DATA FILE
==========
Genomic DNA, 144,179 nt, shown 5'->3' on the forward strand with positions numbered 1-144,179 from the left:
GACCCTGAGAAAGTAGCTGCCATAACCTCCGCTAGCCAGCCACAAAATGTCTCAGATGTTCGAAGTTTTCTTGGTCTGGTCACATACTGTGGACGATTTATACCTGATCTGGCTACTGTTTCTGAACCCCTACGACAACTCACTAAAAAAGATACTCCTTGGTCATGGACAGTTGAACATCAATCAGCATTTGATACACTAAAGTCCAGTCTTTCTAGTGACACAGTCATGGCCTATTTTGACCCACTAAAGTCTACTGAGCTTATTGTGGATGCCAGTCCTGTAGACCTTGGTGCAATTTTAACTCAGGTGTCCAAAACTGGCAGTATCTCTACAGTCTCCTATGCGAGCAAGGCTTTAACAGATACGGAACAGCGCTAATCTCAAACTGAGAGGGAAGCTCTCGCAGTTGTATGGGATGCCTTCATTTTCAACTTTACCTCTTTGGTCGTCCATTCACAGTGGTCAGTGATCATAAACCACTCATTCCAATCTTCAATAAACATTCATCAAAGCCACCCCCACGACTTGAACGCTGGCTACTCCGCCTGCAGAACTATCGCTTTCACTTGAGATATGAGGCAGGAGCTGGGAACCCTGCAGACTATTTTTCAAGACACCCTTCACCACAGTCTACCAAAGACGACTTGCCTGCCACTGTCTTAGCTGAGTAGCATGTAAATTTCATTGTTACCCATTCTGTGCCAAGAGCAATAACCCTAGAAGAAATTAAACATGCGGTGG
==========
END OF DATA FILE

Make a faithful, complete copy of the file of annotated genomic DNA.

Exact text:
Genomic DNA, 144,179 nt, shown 5'->3' on the forward strand with positions numbered 1-144,179 from the left:
GACCCTGAGAAAGTAGCTGCCATAACCTCCGCTAGCCAGCCACAAAATGTCTCAGATGTTCGAAGTTTTCTTGGTCTGGTCACATACTGTGGACGATTTATACCTGATCTGGCTACTGTTTCTGAACCCCTACGACAACTCACTAAAAAAGATACTCCTTGGTCATGGACAGTTGAACATCAATCAGCATTTGATACACTAAAGTCCAGTCTTTCTAGTGACACAGTCATGGCCTATTTTGACCCACTAAAGTCTACTGAGCTTATTGTGGATGCCAGTCCTGTAGACCTTGGTGCAATTTTAACTCAGGTGTCCAAAACTGGCAGTATCTCTACAGTCTCCTATGCGAGCAAGGCTTTAACAGATACGGAACAGCGCTAATCTCAAACTGAGAGGGAAGCTCTCGCAGTTGTATGGGATGCCTTCATTTTCAACTTTACCTCTTTGGTCGTCCATTCACAGTGGTCAGTGATCATAAACCACTCATTCCAATCTTCAATAAACATTCATCAAAGCCACCCCCACGACTTGAACGCTGGCTACTCCGCCTGCAGAACTATCGCTTTCACTTGAGATATGAGGCAGGAGCTGGGAACCCTGCAGACTATTTTTCAAGACACCCTTCACCACAGTCTACCAAAGACGACTTGCCTGCCACTGTCTTAGCTGAGTAGCATGTAAATTTCATTGTTACCCATTCTGTGCCAAGAGCAATAACCCTAGAAGAAATTAAACATGCGGTGG